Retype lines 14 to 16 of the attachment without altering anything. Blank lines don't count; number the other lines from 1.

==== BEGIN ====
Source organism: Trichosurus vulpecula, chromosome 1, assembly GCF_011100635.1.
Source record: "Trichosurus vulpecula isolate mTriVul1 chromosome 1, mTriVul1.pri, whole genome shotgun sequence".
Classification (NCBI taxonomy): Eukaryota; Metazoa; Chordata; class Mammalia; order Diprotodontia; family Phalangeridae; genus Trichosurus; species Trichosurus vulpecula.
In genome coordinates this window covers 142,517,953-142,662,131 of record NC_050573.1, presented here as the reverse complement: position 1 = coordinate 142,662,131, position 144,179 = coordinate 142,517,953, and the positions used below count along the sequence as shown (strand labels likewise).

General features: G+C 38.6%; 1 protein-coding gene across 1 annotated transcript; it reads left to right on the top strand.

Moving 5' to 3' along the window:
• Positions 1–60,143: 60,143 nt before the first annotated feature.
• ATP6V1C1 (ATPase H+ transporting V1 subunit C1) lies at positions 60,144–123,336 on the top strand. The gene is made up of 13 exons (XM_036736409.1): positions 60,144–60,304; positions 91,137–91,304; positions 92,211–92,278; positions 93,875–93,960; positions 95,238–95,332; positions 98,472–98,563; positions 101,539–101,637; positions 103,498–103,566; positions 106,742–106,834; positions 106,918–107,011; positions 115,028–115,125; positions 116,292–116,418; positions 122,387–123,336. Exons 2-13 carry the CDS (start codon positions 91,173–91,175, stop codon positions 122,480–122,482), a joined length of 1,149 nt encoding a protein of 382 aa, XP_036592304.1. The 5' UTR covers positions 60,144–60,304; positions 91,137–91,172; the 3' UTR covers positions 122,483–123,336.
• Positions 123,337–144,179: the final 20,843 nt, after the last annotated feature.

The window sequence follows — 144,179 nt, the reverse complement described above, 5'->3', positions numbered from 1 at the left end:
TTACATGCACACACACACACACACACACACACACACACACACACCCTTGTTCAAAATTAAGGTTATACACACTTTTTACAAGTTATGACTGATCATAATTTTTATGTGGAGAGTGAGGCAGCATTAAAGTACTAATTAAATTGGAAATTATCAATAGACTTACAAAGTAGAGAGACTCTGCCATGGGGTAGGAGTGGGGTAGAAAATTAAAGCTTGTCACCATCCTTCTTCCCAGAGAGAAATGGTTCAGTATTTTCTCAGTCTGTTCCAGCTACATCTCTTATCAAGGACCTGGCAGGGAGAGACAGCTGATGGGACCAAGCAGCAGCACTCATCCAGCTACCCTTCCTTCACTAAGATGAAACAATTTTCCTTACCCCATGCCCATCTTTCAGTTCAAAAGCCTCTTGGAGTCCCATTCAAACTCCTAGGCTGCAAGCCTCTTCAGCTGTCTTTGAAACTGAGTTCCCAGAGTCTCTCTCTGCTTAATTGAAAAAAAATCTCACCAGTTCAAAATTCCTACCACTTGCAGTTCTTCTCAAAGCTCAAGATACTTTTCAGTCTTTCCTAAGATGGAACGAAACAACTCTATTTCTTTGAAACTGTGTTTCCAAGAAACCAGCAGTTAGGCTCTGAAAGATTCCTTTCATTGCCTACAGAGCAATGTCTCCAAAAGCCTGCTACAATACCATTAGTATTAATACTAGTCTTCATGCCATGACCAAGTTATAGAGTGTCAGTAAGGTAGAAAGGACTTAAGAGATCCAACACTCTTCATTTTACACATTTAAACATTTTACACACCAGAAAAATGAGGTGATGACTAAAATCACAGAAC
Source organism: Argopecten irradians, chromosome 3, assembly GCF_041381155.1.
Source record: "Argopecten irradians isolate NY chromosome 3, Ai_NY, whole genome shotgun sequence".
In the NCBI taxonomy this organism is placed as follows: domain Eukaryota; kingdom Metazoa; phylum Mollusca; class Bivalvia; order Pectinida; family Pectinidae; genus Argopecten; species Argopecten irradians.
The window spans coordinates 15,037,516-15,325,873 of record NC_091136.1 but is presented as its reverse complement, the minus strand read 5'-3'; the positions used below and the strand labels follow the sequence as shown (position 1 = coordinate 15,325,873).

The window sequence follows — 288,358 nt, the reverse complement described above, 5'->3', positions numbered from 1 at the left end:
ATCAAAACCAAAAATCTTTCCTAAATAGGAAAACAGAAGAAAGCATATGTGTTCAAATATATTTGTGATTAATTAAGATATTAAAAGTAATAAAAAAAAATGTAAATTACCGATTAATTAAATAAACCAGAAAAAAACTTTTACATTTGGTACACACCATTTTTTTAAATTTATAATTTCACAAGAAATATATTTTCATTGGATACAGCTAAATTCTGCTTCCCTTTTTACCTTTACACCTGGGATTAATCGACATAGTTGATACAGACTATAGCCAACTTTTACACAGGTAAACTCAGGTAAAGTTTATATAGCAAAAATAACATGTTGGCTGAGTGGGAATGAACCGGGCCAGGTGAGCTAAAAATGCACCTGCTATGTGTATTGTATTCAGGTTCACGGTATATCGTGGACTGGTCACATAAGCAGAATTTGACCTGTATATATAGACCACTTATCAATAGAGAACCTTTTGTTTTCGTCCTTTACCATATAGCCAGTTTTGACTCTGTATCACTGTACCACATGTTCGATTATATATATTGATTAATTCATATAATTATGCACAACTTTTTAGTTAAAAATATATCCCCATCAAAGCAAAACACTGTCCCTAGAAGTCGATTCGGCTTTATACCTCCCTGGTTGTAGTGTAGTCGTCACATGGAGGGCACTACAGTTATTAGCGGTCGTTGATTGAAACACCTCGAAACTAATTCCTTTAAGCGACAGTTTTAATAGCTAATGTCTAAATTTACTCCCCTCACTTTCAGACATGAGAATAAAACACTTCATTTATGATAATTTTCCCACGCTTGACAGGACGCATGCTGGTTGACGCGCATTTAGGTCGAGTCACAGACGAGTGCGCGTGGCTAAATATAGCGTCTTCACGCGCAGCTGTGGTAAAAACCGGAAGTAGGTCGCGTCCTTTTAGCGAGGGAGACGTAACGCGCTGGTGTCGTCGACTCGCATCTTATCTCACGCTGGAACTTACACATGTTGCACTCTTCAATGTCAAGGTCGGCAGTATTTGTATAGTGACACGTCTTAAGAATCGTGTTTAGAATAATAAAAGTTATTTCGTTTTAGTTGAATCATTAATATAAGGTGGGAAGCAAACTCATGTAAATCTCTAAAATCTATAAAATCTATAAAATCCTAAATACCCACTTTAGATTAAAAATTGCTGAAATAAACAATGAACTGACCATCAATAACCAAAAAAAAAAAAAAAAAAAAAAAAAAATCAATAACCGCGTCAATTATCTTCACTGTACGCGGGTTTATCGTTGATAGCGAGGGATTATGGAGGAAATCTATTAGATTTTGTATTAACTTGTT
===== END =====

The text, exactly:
In the NCBI taxonomy this organism is placed as follows: domain Eukaryota; kingdom Metazoa; phylum Mollusca; class Bivalvia; order Pectinida; family Pectinidae; genus Argopecten; species Argopecten irradians.
The window spans coordinates 15,037,516-15,325,873 of record NC_091136.1 but is presented as its reverse complement, the minus strand read 5'-3'; the positions used below and the strand labels follow the sequence as shown (position 1 = coordinate 15,325,873).

The window sequence follows — 288,358 nt, the reverse complement described above, 5'->3', positions numbered from 1 at the left end: